HSE confirms 21 people have died of Covid-19 in Dublin nursing home

Simon Harris sympathises with staff at St Mary’s Hospital in Phoenix Park during ‘traumatic’ time

A file image of St Mary’s Hospital in Dublin’s Phoenix Park. Photograph: Eric Luke/The Irish Times.

A file image of St Mary’s Hospital in Dublin’s Phoenix Park. Photograph: Eric Luke/The Irish Times.


Twenty-one people have died of Covid-19 in a single Dublin nursing home, the Health Service Executive (HSE) has confirmed.

St Mary’s Hospital, which has a total of 198 residential beds, is located in the Phoenix Park. Eleven people died of Covid-19 at the nursing home between April 2nd and 17th, and a further 10 deaths have since been confirmed.

“We offer our deepest sympathies to their family and friends and our thoughts are with them at this difficult time,” the HSE said in a statement.

Minister for Health Simon Harris on Saturday offered his sympathies to the families and friends of those who have died at St Mary’s and the staff at the home.

Speaking at the Department of Health on Saturday, Mr Harris said he could not imagine “how traumatic” it must be for staff working in an environment where so many residents have died in such a short space of time. He paid tribute to those continuing to work “against a backdrop of huge personal tragedy”.

“I know there are a lot of supports being looked at in relation to St Mary’s and gone into St Mary’s,” he told reporters at the Department of Health.

“I understand that the HSE has given this a lot of attention. I spoke to David Walsh yesterday, the national director for community services, in relation to the supports, I understand that’s included things like the redeployment of staff from other areas of the HSE.”

Additional staff

Dr Colm Henry, the HSE’s chief clinical officer, last week said that staff from acute hospitals may be redeployed to nursing homes.

“If the screening that is taking place now identifies additional staff having to go off as asymptomatic cases or contacts, we will have to look at redeploying more staff from acute hospitals,” he said.

Nursing Homes Ireland (NHI) released a survey of members this week in which 96 per cent of respondents said they had not received any redeployed staff.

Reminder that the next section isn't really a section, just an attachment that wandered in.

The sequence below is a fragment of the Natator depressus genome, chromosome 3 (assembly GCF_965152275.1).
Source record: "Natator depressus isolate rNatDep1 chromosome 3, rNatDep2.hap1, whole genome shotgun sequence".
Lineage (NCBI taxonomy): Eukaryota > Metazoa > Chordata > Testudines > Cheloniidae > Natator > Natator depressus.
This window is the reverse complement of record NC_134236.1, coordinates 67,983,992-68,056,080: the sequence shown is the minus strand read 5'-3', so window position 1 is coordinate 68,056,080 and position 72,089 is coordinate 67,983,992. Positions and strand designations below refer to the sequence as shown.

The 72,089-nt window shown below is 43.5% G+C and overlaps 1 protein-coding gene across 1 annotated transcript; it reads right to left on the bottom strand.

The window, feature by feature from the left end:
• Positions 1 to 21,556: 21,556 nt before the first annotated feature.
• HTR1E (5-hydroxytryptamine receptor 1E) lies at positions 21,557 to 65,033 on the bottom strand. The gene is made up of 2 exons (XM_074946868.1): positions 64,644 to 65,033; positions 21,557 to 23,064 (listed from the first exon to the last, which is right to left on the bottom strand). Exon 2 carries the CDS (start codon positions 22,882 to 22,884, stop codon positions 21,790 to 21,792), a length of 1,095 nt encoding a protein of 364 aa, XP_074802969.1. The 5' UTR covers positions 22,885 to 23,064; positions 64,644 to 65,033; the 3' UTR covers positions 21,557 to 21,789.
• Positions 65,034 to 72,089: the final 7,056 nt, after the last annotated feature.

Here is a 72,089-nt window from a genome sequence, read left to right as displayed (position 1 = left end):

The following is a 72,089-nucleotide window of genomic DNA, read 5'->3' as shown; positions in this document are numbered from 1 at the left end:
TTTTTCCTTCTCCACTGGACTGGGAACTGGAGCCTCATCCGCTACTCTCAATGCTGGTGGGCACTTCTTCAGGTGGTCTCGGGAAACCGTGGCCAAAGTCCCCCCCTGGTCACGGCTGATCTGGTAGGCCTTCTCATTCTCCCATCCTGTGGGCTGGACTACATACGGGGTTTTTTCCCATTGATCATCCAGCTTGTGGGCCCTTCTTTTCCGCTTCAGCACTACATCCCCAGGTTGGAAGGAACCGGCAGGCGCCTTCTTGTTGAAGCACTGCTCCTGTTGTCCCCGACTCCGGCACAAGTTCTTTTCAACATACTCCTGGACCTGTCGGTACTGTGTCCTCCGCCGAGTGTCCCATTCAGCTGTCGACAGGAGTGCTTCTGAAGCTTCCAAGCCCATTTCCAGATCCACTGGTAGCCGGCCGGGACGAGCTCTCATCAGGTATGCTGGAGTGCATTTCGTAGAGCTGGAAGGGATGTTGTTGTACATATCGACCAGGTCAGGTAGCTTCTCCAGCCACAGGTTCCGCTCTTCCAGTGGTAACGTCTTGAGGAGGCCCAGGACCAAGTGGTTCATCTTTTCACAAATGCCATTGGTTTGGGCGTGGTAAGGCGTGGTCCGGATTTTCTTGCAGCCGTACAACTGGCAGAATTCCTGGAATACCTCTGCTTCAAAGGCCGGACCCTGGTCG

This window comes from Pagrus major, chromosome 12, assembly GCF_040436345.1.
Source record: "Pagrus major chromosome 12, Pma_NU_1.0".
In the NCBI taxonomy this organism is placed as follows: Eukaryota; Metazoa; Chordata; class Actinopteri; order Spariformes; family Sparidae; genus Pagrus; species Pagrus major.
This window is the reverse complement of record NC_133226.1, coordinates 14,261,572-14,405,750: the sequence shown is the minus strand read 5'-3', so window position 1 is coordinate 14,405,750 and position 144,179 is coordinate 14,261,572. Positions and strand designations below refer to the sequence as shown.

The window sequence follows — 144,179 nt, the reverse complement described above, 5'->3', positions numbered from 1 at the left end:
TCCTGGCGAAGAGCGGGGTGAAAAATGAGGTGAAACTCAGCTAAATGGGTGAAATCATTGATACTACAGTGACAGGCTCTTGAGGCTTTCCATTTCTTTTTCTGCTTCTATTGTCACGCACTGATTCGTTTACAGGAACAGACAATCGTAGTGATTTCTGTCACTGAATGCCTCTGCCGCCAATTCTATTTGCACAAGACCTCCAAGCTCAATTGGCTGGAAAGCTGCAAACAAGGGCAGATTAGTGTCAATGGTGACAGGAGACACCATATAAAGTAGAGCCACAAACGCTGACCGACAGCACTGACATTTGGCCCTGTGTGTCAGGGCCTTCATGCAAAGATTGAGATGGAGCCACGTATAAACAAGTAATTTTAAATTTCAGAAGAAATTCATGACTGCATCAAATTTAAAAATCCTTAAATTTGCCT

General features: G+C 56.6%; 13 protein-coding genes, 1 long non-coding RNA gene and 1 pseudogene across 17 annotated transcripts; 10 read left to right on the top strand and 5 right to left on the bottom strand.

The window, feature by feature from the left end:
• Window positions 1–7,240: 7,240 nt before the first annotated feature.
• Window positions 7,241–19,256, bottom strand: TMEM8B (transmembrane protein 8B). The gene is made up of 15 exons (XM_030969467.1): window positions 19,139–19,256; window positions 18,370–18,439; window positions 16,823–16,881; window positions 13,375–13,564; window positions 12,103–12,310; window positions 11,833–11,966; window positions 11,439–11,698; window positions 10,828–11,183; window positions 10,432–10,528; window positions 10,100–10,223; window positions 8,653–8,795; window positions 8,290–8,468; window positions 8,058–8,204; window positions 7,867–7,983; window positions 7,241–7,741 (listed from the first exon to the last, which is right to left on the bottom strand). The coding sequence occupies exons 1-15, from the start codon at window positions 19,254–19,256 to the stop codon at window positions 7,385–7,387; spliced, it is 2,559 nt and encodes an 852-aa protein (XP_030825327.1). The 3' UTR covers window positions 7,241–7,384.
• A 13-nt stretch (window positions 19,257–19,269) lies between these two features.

Mr Harris said that the issues being faced in publicly-run nursing homes, like St Mary’s, were “equally challenging” to those in the private sector.

“Most of the conversations we have about nursing home care tend to be about my interactions with the private representative body whereas what we’re actually seeing is it is equally challenging, if not even more so challenging for a number of the long term residential care facilities in public ownership,” he said.

“Again, I’m not commenting on an individual place but I suppose a lot of that could perhaps relate to the fact that people are in older buildings, sometimes people are in congregated settings.


“It’s hard to slow the spread of this highly infectious virus...we’re seeing that, how challenging it is, and if you can imagine how much more challenging that is when you’re in an old building, an older facility with lots of vulnerable residents, vulnerable either by age or by health or by both.”

A number of residents and staff in St Mary’s Hospital have tested positive for Covid-19, the HSE said. It said various efforts are underway to tackle the outbreak of the disease within the care facility.

“Within St Mary’s Hospital an outbreak management team meet daily to manage the Covid-19 outbreak, where actions are agreed and implemented in the best interests of the residents. There is enhanced focus on infection control procedures, additional measures are put in place in this regard (and) an infection control team has visited St Mary’s Hospital and provides regular input.”